UI Center for Research on Invasive Species and Small Populations UI Center for Research on Invasive Species and Small Populations University of Idaho College of Natural Resources University of Idaho College of Agricultural and Life Sciences Image Map
Aug 072012
 

Title: Development and optimization of an Enzyme-Linked Immunosorbent Assay (ELISA) to detect Flavobacterium psychrophilum, etiologic agent of bacterial coldwater disease and rainbow trout fry syndrome in salmonids
Student: Nicole M. Lindstrom
Department: Fish & Wildlife Resources

Project Summary

There is strong evidence that Flavobacterium psychrophilum, the etiologic agent of coldwater disease (CWD), is transmitted vertically and it has been hypothesized that disease management at hatchery facilities may be improved through broodstock screening and implementation of culling programs. This study describes the development of two assays to screen broodstock tissues (kidney and ovarian fluid) for the presence of F. psychrophilum. Four monoclonal antibodies were generated against F. psychrophilum (CSF 259-93) outer membrane preparations. Of these, FL43 was selected for assay development and shown to react with 67 F. psychrophilum isolates tested, but did not react with two strains of Flavobacterium columnare or one strain each of F. pectinovorum, F. aquatile, F. branchiophilum, and F. saccharophilum. An ELISA was developed using FL43 as the capture antibody and FL43 conjugated to horseradish peroxidase as the secondary detection antibody. The ELISA had a lower detection boundary of approximately 1.6 x 103 cfu/mL of F. psychrophilum in kidney tissue homogenates spiked with known bacterial concentrations. Asymptomatic coho salmon broodstock (n=50 samples) were sampled and showed 100% infection by ELISA analysis of kidney tissue and had an estimated bacterial load of 2.0 x 103 – 9.4 x 103 cfu/mL. Ovarian fluid was also collected from these same coho as well as rainbow trout broodstock; however, the ELISA proved unsuitable for ovarian fluid. A filtration based florescent antibody test (FAT) was subsequently developed by conjugating FL43 to Alexa Fluor®-488. This FAT was able to detect F. psychrophilum in 74% of ovarian fluid samples collected from coho salmon and 42% from rainbow trout. Interestingly, yellow-pigmented bacteria were isolated on culture plates from 100% of kidney and ovarian fluid samples. All yellow-pigmented colonies were tested by PCR and 100% of the coho and rainbow trout were confirmed positive for F. psychrophilum infection.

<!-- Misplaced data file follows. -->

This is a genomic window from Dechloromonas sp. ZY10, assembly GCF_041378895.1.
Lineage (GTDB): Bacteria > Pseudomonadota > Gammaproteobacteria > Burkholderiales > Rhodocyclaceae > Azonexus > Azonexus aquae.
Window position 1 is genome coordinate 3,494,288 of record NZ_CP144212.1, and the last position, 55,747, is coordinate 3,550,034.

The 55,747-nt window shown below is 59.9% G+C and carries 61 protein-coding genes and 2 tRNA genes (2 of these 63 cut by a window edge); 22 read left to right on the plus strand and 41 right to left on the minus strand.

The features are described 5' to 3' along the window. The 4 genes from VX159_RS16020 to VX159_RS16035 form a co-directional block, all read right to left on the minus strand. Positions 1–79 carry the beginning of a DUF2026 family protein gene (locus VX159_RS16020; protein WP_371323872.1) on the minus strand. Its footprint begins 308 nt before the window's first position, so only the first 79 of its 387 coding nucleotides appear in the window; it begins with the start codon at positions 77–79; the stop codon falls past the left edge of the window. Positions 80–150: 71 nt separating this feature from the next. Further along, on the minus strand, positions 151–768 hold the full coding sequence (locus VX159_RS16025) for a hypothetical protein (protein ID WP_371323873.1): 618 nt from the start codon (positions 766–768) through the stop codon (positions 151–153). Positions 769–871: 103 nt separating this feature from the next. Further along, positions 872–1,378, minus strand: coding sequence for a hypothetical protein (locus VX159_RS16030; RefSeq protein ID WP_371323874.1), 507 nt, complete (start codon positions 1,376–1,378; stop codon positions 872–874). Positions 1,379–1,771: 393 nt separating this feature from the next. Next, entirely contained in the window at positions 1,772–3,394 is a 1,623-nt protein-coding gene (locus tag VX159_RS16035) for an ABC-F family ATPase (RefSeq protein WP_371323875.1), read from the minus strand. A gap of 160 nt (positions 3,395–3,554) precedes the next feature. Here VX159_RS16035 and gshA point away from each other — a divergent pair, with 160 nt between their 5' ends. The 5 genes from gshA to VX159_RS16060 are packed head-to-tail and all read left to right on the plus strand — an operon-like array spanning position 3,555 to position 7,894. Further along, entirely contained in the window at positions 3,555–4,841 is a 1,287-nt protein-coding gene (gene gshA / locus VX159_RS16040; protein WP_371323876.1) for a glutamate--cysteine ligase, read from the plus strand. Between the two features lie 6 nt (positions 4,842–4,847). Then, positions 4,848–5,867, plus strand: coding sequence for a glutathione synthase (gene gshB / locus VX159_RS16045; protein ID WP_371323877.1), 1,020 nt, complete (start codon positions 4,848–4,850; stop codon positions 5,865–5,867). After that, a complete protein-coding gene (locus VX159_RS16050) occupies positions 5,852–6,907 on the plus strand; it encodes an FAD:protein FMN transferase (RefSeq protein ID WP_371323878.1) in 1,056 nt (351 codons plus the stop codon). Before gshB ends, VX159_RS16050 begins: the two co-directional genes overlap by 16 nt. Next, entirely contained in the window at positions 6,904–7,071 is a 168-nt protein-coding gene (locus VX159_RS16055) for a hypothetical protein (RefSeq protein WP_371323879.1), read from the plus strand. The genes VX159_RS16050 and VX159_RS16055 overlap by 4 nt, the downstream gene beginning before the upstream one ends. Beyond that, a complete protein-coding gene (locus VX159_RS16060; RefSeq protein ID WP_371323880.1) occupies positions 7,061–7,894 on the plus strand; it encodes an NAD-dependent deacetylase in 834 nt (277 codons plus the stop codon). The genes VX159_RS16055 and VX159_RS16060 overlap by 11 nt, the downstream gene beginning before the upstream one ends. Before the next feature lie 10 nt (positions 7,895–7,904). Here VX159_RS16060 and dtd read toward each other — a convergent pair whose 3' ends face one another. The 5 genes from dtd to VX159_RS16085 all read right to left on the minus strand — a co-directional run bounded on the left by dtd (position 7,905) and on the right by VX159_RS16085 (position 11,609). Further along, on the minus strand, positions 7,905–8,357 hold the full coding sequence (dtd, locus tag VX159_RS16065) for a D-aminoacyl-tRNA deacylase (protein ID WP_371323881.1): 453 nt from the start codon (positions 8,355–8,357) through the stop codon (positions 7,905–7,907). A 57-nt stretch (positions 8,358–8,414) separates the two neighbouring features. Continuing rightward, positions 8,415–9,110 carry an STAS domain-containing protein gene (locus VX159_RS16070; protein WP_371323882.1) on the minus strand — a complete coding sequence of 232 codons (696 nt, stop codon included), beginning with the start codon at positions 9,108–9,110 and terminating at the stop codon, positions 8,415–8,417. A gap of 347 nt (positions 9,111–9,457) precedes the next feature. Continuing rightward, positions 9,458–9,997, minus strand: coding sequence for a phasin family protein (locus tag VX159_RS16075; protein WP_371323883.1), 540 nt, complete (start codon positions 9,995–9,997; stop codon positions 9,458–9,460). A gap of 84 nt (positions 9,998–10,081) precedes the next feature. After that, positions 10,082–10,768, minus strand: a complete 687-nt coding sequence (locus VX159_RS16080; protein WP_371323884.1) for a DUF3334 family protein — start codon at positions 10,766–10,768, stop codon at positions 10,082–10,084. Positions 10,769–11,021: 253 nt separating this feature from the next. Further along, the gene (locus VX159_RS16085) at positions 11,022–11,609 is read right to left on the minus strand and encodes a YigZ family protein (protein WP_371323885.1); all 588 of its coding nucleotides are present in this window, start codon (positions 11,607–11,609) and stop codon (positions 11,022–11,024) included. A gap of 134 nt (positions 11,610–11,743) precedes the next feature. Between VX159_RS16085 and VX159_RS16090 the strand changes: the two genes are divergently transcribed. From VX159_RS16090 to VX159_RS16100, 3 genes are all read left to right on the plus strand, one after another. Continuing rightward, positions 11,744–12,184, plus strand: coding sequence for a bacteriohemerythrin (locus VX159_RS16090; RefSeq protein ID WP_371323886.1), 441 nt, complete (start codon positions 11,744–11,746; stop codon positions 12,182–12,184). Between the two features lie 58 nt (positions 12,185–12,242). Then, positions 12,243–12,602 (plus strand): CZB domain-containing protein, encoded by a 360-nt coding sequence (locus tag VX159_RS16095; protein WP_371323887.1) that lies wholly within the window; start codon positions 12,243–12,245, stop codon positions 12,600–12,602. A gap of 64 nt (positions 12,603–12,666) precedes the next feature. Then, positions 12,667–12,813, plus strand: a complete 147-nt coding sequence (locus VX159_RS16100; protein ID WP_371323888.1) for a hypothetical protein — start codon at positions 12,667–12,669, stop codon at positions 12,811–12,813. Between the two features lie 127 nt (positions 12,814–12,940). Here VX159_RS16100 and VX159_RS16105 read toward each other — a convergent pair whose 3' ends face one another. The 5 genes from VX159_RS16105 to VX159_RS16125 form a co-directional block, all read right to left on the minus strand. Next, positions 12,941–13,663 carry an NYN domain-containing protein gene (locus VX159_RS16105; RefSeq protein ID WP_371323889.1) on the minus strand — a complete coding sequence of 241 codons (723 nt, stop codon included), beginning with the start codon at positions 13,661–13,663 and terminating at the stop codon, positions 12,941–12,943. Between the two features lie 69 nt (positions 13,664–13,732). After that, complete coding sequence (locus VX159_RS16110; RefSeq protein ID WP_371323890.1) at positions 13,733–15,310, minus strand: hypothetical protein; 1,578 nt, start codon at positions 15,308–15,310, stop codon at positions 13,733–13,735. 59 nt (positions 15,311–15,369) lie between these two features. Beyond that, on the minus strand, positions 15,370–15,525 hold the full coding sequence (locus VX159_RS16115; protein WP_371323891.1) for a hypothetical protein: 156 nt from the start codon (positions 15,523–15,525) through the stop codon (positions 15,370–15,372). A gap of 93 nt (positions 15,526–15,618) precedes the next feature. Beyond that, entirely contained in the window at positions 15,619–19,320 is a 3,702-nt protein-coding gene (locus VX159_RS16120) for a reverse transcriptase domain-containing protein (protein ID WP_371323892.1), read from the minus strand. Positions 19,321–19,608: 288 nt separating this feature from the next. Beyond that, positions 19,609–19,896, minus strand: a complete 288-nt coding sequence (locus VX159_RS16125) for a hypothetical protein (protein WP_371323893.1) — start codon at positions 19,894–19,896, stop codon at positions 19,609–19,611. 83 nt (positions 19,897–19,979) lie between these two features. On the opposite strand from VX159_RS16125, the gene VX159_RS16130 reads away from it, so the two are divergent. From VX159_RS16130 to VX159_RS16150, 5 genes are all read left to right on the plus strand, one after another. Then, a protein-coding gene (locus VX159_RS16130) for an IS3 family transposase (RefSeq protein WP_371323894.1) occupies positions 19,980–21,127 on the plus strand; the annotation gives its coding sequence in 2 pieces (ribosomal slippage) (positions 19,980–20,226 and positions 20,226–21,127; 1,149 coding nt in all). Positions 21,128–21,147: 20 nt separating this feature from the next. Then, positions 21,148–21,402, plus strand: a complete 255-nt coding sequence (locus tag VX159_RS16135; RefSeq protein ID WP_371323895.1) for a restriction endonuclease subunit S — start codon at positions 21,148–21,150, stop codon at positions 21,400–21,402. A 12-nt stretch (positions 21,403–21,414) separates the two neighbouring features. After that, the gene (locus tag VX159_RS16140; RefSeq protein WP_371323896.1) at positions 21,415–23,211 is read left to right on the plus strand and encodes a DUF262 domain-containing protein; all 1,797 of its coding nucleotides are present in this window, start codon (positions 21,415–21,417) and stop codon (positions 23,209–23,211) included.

For more information, email the PI: Dr. Kenneth Cain

 August 7, 2012
Aug 072012
 

Kenneth CainAssociate Professor of Fish Pathology
Associate Director
Fishery Resources
Aquaculture Research Institute

 

(208) 885-7608
kcain@uidaho.edu

Biography

Dr. Kenneth Cain received a BS and MS in Fish and Wildlife from Michigan State University and a PhD in Animal Sciences from Washington State University. Ken’s research is focused on fish health and pathology. More specifically his primary research projects address fish immunology, aquaculture vaccine development, host-pathogen interactions, the development of new disease diagnostic tools, and antigen characterization/identification. In addition, Ken works in the area of aquaculture development for new species and is currently collaborating with the Kootenai Tribe of Idaho to develop captive rearing methods for Burbot (Lota lota). This species (a freshwater cod) is nearly extinct in Idaho and the methods developed at UI will be incorporated into a conservation aquaculture program to rehabilitate the remnant population in the Kootenai River. more info

CRISSP Research

A number of projects in my lab have investigated new and emerging diseases that create difficulties for species restoration. In some cases these pathogens can be considered invasive species if they are not endemic to this region. A good example of this is the parasite Myxobolus cerebralis, which causes whirling disease. The work that we are doing on vaccine development for coldwater disease also has implications for hatchery programs aimed at recovery of threatened steelhead and Coho salmon populations, as these species are very susceptible to this disease. Finally, the burbot program that has been ongoing since 2004 is directly related to CRISSP in that it is aimed at recovery of a small population in Idaho and is attempting to do this in lieu of listing this stock as an endangered species.

CRISSP Classes

(click on the links below for more information)

Fish 424: Fish Health Management

Fish 422: Concepts in Aquaculture

Fish 494: Seminar: Current Issues in Fish Health

 August 7, 2012